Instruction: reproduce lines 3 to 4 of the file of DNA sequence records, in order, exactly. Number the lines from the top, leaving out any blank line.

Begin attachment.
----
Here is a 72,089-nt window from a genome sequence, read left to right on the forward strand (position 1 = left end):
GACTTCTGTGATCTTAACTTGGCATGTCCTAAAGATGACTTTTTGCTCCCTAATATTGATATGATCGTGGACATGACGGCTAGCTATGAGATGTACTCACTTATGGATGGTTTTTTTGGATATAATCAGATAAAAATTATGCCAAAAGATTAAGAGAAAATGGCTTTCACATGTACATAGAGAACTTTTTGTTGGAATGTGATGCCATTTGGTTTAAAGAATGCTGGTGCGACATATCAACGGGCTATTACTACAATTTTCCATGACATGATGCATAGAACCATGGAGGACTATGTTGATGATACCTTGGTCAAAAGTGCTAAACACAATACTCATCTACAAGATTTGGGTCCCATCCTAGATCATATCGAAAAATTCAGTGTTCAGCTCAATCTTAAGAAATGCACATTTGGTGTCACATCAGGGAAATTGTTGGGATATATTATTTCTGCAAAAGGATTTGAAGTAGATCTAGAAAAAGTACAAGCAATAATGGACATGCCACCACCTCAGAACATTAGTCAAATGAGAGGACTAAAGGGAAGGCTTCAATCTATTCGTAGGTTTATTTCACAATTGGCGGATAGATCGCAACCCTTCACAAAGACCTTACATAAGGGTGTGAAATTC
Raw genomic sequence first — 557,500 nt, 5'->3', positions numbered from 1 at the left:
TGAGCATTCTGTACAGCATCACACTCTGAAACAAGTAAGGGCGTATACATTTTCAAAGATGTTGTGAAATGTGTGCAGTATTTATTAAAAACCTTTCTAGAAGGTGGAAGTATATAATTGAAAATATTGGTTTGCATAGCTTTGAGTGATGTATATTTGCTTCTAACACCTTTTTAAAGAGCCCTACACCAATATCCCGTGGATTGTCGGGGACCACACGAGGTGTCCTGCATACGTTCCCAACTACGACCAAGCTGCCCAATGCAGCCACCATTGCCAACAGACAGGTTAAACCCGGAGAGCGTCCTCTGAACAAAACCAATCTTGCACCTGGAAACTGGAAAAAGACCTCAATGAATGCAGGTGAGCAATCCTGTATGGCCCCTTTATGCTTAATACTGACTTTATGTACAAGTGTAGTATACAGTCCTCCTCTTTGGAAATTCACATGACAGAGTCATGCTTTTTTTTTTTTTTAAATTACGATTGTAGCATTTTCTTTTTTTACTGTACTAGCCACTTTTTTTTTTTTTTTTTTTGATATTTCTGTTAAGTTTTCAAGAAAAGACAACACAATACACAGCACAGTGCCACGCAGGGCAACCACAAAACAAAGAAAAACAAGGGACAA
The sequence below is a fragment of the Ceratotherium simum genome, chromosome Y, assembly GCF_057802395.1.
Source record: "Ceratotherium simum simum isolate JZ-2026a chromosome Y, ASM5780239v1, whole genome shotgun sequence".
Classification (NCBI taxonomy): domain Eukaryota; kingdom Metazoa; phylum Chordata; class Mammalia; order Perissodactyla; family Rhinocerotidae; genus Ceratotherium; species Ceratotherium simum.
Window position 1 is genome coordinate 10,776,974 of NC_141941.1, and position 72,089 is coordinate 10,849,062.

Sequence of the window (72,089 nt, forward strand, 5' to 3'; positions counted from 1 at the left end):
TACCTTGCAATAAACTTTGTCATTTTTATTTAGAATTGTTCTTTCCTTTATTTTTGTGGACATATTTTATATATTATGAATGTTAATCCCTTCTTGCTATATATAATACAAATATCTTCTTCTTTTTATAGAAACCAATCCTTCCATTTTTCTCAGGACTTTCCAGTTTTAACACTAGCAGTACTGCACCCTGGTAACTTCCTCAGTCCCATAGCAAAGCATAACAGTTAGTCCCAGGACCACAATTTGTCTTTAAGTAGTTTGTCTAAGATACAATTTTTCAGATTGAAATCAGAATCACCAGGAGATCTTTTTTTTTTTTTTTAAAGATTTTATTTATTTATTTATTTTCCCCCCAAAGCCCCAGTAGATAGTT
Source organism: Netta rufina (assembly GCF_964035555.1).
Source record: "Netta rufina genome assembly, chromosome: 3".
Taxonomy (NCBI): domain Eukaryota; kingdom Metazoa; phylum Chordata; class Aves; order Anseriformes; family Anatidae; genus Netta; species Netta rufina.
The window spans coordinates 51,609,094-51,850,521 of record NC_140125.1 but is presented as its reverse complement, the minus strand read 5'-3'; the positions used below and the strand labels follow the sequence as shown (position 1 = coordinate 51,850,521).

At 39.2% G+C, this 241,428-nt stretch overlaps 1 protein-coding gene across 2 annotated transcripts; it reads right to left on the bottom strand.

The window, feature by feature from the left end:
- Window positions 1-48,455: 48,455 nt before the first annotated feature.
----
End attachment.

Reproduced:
Raw genomic sequence first — 557,500 nt, 5'->3', positions numbered from 1 at the left:
TGAGCATTCTGTACAGCATCACACTCTGAAACAAGTAAGGGCGTATACATTTTCAAAGATGTTGTGAAATGTGTGCAGTATTTATTAAAAACCTTTCTAGAAGGTGGAAGTATATAATTGAAAATATTGGTTTGCATAGCTTTGAGTGATGTATATTTGCTTCTAACACCTTTTTAAAGAGCCCTACACCAATATCCCGTGGATTGTCGGGGACCACACGAGGTGTCCTGCATACGTTCCCAACTACGACCAAGCTGCCCAATGCAGCCACCATTGCCAACAGACAGGTTAAACCCGGAGAGCGTCCTCTGAACAAAACCAATCTTGCACCTGGAAACTGGAAAAAGACCTCAATGAATGCAGGTGAGCAATCCTGTATGGCCCCTTTATGCTTAATACTGACTTTATGTACAAGTGTAGTATACAGTCCTCCTCTTTGGAAATTCACATGACAGAGTCATGCTTTTTTTTTTTTTTAAATTACGATTGTAGCATTTTCTTTTTTTACTGTACTAGCCACTTTTTTTTTTTTTTTTTTTGATATTTCTGTTAAGTTTTCAAGAAAAGACAACACAATACACAGCACAGTGCCACGCAGGGCAACCACAAAACAAAGAAAAACAAGGGACAA